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"Sobald es dir besser geht, komme ich."

Translation:As soon as you are feeling better, I will come.

March 23, 2013

16 Comments


https://www.duolingo.com/profile/Gildesh

Would this also be possible?

"As soon as it goes better to you, I am coming"


https://www.duolingo.com/profile/ArtBurnap

Not with 'to,' anyway. 'As soon as it goes better for you' might be a possibility, but it sounds to me like we're then talking about something other than health: better financially, for example. With health in mind, I would use something like: 'as soon as you are better,' 'as soon as you are feeling better,' or 'as soon as you are doing better.'


https://www.duolingo.com/profile/Sead00dle

Why is "es" necessary?


https://www.duolingo.com/profile/Ruthlilycat

I am learning too, but possibly, "Sobald es dir" means "As soon as you" etc and it needs to be like that in order to make sense.


https://www.duolingo.com/profile/abidahaque

With German a way to do future is to make it clear from context the action is occurring in the future and just use present tense conjugation. You can often do it by saying things like tomorrow or next week (morgen, nächste Woche, etc).


https://www.duolingo.com/profile/JacquiStone

Is 'will' understood?


https://www.duolingo.com/profile/mukeshp

I wrote like this: As soon as I come, you feel better. because will is future which we haven't learn yet. So there is no meaning to guess and to put this sentence little bit better, it is good to use "I come" at front but got wrong :(


https://www.duolingo.com/profile/Houndour

I think the problem is you swaped the two parts of the sentence and got a different meaning.


https://www.duolingo.com/profile/Ele007

"I will come, when you feel better" seems to be an acceptable answer, yet it's not accepted.


https://www.duolingo.com/profile/Ruthlilycat

Because, "sobald" means "as soon as". I'm not an expert here though and am learning but I think "sobald" is important as the concept, rather then "when" which would probably be "Wann gehst du besser, komme ich" - but again, not totally sure, and I am learning.


https://www.duolingo.com/profile/tigerkher5

Why can't the first part be, "As soon as you become better"?


https://www.duolingo.com/profile/JWgqS

How do you know the last claus is in der Zukunft? (I will come). The sentence doesn't use werden...


https://www.duolingo.com/profile/BillDornan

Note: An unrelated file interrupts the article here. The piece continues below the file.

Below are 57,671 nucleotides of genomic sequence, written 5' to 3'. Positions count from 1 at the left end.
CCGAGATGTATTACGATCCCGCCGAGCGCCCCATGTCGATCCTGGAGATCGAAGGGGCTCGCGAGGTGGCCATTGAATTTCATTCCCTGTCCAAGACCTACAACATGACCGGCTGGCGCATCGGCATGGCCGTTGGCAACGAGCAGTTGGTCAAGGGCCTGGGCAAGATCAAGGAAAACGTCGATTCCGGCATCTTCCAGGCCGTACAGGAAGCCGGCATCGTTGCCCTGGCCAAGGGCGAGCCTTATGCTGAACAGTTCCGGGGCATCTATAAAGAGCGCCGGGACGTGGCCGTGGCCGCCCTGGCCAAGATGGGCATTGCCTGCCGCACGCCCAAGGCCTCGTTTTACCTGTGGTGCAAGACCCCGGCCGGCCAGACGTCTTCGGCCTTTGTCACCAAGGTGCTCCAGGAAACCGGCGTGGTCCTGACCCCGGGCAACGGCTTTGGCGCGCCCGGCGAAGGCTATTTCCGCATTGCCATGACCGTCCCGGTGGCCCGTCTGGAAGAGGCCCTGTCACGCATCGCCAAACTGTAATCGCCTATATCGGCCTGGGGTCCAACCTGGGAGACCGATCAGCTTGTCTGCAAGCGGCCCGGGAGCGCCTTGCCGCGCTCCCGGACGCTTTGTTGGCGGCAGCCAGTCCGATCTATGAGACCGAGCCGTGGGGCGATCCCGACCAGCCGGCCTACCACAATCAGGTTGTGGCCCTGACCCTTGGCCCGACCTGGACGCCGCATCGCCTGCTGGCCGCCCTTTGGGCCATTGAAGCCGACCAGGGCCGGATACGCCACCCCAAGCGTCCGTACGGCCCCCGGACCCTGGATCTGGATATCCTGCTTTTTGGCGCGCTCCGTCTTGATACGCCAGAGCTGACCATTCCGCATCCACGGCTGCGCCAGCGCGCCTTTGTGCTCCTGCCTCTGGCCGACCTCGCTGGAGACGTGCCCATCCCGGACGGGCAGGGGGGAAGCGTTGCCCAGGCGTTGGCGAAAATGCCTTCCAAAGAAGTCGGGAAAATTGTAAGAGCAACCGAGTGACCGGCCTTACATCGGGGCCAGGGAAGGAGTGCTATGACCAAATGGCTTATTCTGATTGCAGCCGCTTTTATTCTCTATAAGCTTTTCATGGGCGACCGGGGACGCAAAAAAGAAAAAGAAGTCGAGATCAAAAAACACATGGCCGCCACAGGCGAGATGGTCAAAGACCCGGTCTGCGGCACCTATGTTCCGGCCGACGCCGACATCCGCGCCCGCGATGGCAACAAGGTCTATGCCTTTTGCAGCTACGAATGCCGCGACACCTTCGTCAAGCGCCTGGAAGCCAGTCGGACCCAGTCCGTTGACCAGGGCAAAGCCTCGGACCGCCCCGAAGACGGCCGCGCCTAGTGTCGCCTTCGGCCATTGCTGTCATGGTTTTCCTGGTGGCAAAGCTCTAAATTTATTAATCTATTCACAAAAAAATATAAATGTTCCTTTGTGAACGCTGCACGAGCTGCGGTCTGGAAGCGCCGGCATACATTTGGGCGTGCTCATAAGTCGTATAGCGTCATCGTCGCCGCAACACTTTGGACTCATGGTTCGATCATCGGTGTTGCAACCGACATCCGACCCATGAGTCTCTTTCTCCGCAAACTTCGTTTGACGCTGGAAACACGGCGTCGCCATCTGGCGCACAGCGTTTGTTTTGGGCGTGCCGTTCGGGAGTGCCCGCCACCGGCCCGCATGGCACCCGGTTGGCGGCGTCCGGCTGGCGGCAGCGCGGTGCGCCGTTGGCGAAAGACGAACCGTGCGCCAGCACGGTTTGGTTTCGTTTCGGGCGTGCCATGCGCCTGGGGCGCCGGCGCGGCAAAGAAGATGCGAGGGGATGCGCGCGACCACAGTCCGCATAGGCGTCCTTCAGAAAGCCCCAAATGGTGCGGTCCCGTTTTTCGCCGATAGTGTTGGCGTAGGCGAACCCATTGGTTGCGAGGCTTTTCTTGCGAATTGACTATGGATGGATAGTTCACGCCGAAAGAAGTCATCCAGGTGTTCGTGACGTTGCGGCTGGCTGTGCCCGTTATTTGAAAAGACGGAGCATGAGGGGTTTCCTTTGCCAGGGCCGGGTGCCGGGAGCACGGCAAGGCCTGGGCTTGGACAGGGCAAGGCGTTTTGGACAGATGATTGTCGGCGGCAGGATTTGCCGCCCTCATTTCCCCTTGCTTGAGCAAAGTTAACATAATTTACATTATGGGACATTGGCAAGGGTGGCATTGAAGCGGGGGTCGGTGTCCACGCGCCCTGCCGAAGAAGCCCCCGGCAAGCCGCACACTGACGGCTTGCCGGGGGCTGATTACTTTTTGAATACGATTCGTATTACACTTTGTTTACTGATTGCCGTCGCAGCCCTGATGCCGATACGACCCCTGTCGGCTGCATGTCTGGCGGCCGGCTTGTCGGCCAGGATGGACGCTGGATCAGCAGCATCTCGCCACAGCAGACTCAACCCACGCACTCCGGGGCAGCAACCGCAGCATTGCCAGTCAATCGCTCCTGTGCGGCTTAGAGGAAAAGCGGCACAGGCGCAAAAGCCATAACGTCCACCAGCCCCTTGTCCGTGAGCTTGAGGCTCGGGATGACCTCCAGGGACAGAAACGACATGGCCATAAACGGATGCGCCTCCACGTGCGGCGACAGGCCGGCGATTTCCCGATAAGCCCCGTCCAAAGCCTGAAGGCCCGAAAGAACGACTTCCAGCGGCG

Why is it komme ich instead of ich komme?


https://www.duolingo.com/profile/ayannarich268

This sentence structure is confusing me


https://www.duolingo.com/profile/Chris463228

I'll explain it;

"Sobald es dir besser geht, komme Ich" works, because 'Sobald' is a subordinating conjunction. All you have to understand is that when a clause starts with a subordinating conjunction, such as 'sobald', the first verb in the clause is pushed to the end of the clause. That's why 'geht' is at the very end.

Usually, the independent clause, in this case "komme Ich", will come first, in which case it would be "Ich komme". This is because when the subordinating clause comes first, the first verb in the independent clause goes to the very beginning, but when the independent clause comes first, its word order stays the same.

e.g. (independent clause comes first) "Ich komme, sobald es dir besser geht" (subordinating clause comes first) "Sobald es dir besser geht, komme Ich"

If you don't understand what an independent, or subordinating clause is, look it up, but you will have to learn all German subordinating conjunctions. The most common are: 'weil', 'als', 'dass', 'wenn', all interrogative words (wer, was, wann, wo...) and 'da'

Another example:

(IC first) "Der Hund frisst, weil er Hunger hat". (The dog eats because he's hungry).

(SC first) "Weil er Hunger hat, frisst der Hund" (because he's hungry, the dog eats).

If you still have trouble, revisit 'conjunctions'.

I hope this helps:)


https://www.duolingo.com/profile/Tun_primus

I also remember this as the whole subordinate clause is occupying the first position, so the verb of the independent clause has to be in second position.

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